St Albans students cook up culinary delights with Premier Foods
- Credit: Archant
Eleven students from a St Albans school competed in their own version of ‘Ready Steady Cook’ as part of a workshop at Premier Foods.
The Loreto College students split into two teams and were judged on teamwork, cleanliness, presentation and overall taste of the dishes they prepared.
As well as guiding students in the kitchen, Premier Foods executive chef Mark Rigby spoke to them about aiming higher in their careers, learning a trade well, finding a mentor and achieving a good work-life balance.
Mark said: “The food industry has changed immensely and offers bigger, better and more interesting career opportunities.
“It’s not just the culinary basis of food that’s interesting, it’s also the science of food.
You may also want to watch:
“We really enjoyed holding our first visit with Loreto College which I hope inspired some of the students to consider a career within the industry.”
Assistant headteacher Naomi Ross said: “Our students were really excited to come and see the work of the chefs at Premier Foods and the opportunities which a career in catering, hospitality and food manufacturing can offer.”
- 1 Rapid community COVID-19 testing launches in Hertfordshire
- 2 Which Herts communities have seen the biggest rises and falls in COVID-19?
- 3 Police swoop on organised gangs as part of major operation
- 4 Remembering one-of-a-kind local legend Lee Bozier
- 5 How many people in St Albans were fined for breaking COVID rules?
- 6 Hitchin and Harpenden MP responds to questions over new £2,500 a month part-time role
- 7 Oaklands College principal leaving after 10 years
- 8 Stamp duty holiday extension to be debated in Parliament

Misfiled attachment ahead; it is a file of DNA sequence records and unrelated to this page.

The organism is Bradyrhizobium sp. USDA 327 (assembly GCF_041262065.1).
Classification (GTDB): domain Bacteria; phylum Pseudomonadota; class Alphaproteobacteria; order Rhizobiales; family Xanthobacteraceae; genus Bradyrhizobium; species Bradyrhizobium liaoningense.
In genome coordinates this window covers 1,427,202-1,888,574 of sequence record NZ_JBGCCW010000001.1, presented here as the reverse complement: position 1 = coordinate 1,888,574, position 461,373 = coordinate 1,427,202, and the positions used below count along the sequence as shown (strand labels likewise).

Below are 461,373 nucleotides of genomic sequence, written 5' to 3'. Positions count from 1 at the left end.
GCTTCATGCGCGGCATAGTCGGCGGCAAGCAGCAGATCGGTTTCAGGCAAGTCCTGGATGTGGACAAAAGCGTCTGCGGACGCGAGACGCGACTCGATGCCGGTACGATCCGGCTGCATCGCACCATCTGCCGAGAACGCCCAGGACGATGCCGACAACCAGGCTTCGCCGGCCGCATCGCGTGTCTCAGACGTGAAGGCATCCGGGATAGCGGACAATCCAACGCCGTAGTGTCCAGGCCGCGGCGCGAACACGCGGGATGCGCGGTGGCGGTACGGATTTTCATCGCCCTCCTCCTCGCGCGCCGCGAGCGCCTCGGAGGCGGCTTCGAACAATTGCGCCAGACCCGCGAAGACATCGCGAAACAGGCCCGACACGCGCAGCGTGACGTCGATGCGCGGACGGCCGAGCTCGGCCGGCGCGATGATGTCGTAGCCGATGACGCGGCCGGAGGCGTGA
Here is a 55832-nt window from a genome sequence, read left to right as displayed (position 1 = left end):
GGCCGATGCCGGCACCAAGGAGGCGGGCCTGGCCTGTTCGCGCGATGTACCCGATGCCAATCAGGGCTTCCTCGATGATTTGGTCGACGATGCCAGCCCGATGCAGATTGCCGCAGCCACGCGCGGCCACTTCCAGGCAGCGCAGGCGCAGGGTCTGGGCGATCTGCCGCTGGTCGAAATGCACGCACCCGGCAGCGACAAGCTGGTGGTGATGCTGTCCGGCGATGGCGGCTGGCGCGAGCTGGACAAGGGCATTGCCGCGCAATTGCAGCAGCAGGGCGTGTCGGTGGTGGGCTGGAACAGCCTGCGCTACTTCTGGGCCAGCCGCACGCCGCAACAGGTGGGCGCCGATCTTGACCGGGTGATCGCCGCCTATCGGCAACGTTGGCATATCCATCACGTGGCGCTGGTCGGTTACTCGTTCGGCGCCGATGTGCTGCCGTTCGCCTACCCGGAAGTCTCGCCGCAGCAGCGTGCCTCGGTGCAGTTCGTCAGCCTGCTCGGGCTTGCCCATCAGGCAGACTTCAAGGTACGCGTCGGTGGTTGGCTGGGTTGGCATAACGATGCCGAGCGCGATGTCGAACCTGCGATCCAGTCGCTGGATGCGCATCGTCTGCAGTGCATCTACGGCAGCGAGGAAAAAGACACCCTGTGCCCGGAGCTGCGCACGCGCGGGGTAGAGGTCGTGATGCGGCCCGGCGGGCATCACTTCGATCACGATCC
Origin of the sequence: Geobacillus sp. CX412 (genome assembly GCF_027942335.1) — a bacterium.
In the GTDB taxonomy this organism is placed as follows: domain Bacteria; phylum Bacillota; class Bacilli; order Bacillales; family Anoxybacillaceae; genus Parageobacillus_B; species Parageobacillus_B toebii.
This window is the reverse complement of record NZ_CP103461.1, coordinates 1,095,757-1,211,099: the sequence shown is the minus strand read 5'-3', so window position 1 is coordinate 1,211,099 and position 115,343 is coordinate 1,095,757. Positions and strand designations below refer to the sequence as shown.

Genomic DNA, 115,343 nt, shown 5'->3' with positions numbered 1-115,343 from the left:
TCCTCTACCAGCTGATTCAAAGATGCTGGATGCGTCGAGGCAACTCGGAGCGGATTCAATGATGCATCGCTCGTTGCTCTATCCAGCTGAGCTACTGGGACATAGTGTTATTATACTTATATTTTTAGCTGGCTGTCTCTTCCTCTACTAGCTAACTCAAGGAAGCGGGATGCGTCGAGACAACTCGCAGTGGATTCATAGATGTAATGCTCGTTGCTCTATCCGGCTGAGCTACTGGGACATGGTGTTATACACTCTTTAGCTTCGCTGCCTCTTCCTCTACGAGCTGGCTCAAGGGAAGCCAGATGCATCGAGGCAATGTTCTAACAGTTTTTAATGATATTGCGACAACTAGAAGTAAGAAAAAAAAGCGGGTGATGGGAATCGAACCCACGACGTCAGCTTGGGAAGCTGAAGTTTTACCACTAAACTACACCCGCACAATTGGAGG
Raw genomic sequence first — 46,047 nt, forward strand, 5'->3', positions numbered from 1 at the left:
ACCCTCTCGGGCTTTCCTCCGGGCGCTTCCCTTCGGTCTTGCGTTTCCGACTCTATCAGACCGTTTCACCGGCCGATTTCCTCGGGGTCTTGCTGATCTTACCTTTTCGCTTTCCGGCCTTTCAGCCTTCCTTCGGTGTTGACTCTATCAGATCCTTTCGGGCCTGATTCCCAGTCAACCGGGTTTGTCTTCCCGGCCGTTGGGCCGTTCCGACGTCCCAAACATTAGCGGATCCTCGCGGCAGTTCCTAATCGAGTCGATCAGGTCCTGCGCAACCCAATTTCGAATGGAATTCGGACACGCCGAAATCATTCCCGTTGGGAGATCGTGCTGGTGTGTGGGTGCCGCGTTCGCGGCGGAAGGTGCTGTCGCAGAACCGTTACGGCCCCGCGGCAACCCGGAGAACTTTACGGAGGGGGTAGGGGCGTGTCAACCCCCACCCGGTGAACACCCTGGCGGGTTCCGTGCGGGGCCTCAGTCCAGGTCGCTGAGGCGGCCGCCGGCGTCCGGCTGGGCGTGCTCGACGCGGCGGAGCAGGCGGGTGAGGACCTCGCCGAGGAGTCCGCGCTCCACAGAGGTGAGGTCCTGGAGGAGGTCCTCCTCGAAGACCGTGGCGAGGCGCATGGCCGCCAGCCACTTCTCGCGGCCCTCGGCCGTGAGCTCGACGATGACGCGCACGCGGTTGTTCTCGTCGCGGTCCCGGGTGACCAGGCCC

- 9 Charity for older people has busiest year ever during pandemic
- 10 Why is there a 50mph speed limit on small section of A414?
The partnership between Premier Foods and Loreto College is part of the IGD’s Feeding Britain’s Future programme that links food and grocery businesses with local secondary schools to build an ongoing relationship.
“It is a great chance for them learn about how they can apply the skills they gain in their food technology lessons in real life.”
Charity programmes director Anne Bordier at IGD said: “Now in its third year, the initiative is already having a big impact.”
She said some 89 per cent of the students who took part in the initiative last year said they felt more prepared for the world of work.
Anne added: “The campaign brings the food and grocery industry together to inspire the next generation and has trained 35,000 students nationwide.”
Feeding Britain’s Future will increase its impact in 2019 and is aiming to train 11,000 students by running more workshops in secondary schools and increasing the number of longer-term partnerships between schools and companies.
To find out more about the campaign visit: www.igd.com/feedingbritainsfuture